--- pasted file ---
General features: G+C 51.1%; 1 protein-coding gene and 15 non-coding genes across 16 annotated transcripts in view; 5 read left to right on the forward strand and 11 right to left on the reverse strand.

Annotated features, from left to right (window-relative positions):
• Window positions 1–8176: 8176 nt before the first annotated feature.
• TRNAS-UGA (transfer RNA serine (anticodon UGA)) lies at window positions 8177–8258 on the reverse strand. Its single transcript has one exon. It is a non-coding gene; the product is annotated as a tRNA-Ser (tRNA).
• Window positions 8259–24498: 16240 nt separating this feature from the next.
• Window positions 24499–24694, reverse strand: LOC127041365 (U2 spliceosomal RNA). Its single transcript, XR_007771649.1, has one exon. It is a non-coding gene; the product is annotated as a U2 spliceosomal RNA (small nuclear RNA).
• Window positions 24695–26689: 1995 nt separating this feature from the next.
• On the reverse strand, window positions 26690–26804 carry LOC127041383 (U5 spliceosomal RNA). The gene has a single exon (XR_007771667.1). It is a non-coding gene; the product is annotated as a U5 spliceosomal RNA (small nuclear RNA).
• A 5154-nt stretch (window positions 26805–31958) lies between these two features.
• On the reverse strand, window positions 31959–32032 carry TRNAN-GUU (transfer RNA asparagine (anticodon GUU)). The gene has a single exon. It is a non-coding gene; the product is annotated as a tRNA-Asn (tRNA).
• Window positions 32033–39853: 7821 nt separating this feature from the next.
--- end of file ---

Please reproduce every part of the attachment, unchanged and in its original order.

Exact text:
General features: G+C 51.1%; 1 protein-coding gene and 15 non-coding genes across 16 annotated transcripts in view; 5 read left to right on the forward strand and 11 right to left on the reverse strand.

Annotated features, from left to right (window-relative positions):
• Window positions 1–8176: 8176 nt before the first annotated feature.
• TRNAS-UGA (transfer RNA serine (anticodon UGA)) lies at window positions 8177–8258 on the reverse strand. Its single transcript has one exon. It is a non-coding gene; the product is annotated as a tRNA-Ser (tRNA).
• Window positions 8259–24498: 16240 nt separating this feature from the next.
• Window positions 24499–24694, reverse strand: LOC127041365 (U2 spliceosomal RNA). Its single transcript, XR_007771649.1, has one exon. It is a non-coding gene; the product is annotated as a U2 spliceosomal RNA (small nuclear RNA).
• Window positions 24695–26689: 1995 nt separating this feature from the next.
• On the reverse strand, window positions 26690–26804 carry LOC127041383 (U5 spliceosomal RNA). The gene has a single exon (XR_007771667.1). It is a non-coding gene; the product is annotated as a U5 spliceosomal RNA (small nuclear RNA).
• A 5154-nt stretch (window positions 26805–31958) lies between these two features.
• On the reverse strand, window positions 31959–32032 carry TRNAN-GUU (transfer RNA asparagine (anticodon GUU)). The gene has a single exon. It is a non-coding gene; the product is annotated as a tRNA-Asn (tRNA).
• Window positions 32033–39853: 7821 nt separating this feature from the next.